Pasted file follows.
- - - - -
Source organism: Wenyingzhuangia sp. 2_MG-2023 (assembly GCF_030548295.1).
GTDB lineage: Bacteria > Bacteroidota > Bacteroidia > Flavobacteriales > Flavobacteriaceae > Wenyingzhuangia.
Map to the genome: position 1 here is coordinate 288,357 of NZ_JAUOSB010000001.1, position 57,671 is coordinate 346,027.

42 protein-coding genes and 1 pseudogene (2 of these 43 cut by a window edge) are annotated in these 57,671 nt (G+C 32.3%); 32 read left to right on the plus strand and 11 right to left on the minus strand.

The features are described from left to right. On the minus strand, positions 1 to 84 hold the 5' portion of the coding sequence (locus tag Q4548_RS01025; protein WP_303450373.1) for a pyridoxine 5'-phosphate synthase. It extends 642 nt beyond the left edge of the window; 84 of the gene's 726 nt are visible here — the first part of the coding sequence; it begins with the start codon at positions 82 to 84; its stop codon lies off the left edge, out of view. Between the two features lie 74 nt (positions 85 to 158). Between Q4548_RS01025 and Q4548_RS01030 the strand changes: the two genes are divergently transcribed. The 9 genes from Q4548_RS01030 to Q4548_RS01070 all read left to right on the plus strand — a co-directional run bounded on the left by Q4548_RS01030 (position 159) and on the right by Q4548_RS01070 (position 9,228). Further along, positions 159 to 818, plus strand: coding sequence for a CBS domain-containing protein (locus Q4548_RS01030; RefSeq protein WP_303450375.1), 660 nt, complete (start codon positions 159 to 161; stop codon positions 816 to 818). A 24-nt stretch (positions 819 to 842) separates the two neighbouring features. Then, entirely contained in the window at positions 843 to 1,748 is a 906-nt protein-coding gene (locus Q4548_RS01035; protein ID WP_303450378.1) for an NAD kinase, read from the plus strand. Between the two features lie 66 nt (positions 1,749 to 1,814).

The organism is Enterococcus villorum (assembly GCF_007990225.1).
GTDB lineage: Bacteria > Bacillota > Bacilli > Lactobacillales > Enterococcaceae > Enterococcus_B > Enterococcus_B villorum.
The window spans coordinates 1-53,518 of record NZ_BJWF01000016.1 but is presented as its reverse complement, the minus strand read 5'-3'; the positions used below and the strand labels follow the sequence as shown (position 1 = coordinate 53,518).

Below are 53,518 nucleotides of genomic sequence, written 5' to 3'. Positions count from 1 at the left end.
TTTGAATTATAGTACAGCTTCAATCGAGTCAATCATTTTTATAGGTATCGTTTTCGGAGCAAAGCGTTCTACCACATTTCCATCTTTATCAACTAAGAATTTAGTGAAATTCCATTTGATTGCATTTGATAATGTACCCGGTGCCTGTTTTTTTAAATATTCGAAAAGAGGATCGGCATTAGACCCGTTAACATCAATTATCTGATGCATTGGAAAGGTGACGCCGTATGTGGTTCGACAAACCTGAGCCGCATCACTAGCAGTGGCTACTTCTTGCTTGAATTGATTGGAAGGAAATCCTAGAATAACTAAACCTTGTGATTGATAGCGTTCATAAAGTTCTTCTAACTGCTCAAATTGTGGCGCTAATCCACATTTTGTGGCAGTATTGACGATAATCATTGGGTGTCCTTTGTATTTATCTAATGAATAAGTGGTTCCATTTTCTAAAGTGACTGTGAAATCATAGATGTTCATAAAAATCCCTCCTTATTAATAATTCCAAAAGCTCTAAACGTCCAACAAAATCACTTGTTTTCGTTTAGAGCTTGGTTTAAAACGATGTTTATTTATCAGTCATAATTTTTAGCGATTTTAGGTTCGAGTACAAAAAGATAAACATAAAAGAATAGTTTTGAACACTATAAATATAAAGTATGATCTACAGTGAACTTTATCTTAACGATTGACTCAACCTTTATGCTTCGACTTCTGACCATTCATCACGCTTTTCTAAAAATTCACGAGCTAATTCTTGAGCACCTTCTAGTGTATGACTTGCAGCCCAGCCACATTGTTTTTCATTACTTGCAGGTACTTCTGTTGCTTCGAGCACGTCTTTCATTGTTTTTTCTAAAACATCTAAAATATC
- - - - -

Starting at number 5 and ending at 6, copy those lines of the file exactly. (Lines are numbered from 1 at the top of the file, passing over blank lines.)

The features are described from left to right. On the minus strand, positions 1 to 84 hold the 5' portion of the coding sequence (locus tag Q4548_RS01025; protein WP_303450373.1) for a pyridoxine 5'-phosphate synthase. It extends 642 nt beyond the left edge of the window; 84 of the gene's 726 nt are visible here — the first part of the coding sequence; it begins with the start codon at positions 82 to 84; its stop codon lies off the left edge, out of view. Between the two features lie 74 nt (positions 85 to 158). Between Q4548_RS01025 and Q4548_RS01030 the strand changes: the two genes are divergently transcribed. The 9 genes from Q4548_RS01030 to Q4548_RS01070 all read left to right on the plus strand — a co-directional run bounded on the left by Q4548_RS01030 (position 159) and on the right by Q4548_RS01070 (position 9,228). Further along, positions 159 to 818, plus strand: coding sequence for a CBS domain-containing protein (locus Q4548_RS01030; RefSeq protein WP_303450375.1), 660 nt, complete (start codon positions 159 to 161; stop codon positions 816 to 818). A 24-nt stretch (positions 819 to 842) separates the two neighbouring features. Then, entirely contained in the window at positions 843 to 1,748 is a 906-nt protein-coding gene (locus Q4548_RS01035; protein ID WP_303450378.1) for an NAD kinase, read from the plus strand. Between the two features lie 66 nt (positions 1,749 to 1,814).

The organism is Enterococcus villorum (assembly GCF_007990225.1).